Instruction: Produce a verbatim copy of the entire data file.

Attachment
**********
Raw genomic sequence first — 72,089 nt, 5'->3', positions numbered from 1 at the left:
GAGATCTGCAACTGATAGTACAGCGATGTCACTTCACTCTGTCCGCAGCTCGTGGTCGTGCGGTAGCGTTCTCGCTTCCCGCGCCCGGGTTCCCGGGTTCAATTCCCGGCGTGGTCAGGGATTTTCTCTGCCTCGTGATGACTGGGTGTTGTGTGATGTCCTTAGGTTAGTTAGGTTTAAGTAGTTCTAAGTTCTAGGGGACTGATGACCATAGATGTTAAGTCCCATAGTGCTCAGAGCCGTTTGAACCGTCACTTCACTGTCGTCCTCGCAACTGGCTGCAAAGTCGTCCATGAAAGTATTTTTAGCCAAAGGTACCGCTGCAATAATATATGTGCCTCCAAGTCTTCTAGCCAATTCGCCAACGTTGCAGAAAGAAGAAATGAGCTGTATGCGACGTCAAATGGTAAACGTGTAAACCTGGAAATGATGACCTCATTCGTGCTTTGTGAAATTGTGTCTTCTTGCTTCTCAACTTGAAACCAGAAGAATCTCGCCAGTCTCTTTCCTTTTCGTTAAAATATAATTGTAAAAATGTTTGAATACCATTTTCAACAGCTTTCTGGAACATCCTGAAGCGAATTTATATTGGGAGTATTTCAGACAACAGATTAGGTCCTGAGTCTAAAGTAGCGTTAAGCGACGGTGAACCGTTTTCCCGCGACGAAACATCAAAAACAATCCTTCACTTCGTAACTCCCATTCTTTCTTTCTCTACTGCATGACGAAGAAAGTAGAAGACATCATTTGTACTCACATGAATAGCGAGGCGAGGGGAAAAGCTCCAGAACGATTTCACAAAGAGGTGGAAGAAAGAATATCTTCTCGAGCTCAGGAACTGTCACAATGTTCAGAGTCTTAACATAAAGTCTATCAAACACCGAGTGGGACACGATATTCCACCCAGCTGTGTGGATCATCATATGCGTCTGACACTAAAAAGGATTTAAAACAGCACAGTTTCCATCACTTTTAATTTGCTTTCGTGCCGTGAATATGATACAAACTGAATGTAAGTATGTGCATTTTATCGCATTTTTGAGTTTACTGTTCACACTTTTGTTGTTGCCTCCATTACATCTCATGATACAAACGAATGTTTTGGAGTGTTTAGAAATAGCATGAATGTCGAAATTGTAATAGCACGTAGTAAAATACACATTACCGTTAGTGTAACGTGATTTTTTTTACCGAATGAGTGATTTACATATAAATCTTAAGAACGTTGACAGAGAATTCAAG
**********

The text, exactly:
Raw genomic sequence first — 72,089 nt, 5'->3', positions numbered from 1 at the left:
GAGATCTGCAACTGATAGTACAGCGATGTCACTTCACTCTGTCCGCAGCTCGTGGTCGTGCGGTAGCGTTCTCGCTTCCCGCGCCCGGGTTCCCGGGTTCAATTCCCGGCGTGGTCAGGGATTTTCTCTGCCTCGTGATGACTGGGTGTTGTGTGATGTCCTTAGGTTAGTTAGGTTTAAGTAGTTCTAAGTTCTAGGGGACTGATGACCATAGATGTTAAGTCCCATAGTGCTCAGAGCCGTTTGAACCGTCACTTCACTGTCGTCCTCGCAACTGGCTGCAAAGTCGTCCATGAAAGTATTTTTAGCCAAAGGTACCGCTGCAATAATATATGTGCCTCCAAGTCTTCTAGCCAATTCGCCAACGTTGCAGAAAGAAGAAATGAGCTGTATGCGACGTCAAATGGTAAACGTGTAAACCTGGAAATGATGACCTCATTCGTGCTTTGTGAAATTGTGTCTTCTTGCTTCTCAACTTGAAACCAGAAGAATCTCGCCAGTCTCTTTCCTTTTCGTTAAAATATAATTGTAAAAATGTTTGAATACCATTTTCAACAGCTTTCTGGAACATCCTGAAGCGAATTTATATTGGGAGTATTTCAGACAACAGATTAGGTCCTGAGTCTAAAGTAGCGTTAAGCGACGGTGAACCGTTTTCCCGCGACGAAACATCAAAAACAATCCTTCACTTCGTAACTCCCATTCTTTCTTTCTCTACTGCATGACGAAGAAAGTAGAAGACATCATTTGTACTCACATGAATAGCGAGGCGAGGGGAAAAGCTCCAGAACGATTTCACAAAGAGGTGGAAGAAAGAATATCTTCTCGAGCTCAGGAACTGTCACAATGTTCAGAGTCTTAACATAAAGTCTATCAAACACCGAGTGGGACACGATATTCCACCCAGCTGTGTGGATCATCATATGCGTCTGACACTAAAAAGGATTTAAAACAGCACAGTTTCCATCACTTTTAATTTGCTTTCGTGCCGTGAATATGATACAAACTGAATGTAAGTATGTGCATTTTATCGCATTTTTGAGTTTACTGTTCACACTTTTGTTGTTGCCTCCATTACATCTCATGATACAAACGAATGTTTTGGAGTGTTTAGAAATAGCATGAATGTCGAAATTGTAATAGCACGTAGTAAAATACACATTACCGTTAGTGTAACGTGATTTTTTTTACCGAATGAGTGATTTACATATAAATCTTAAGAACGTTGACAGAGAATTCAAG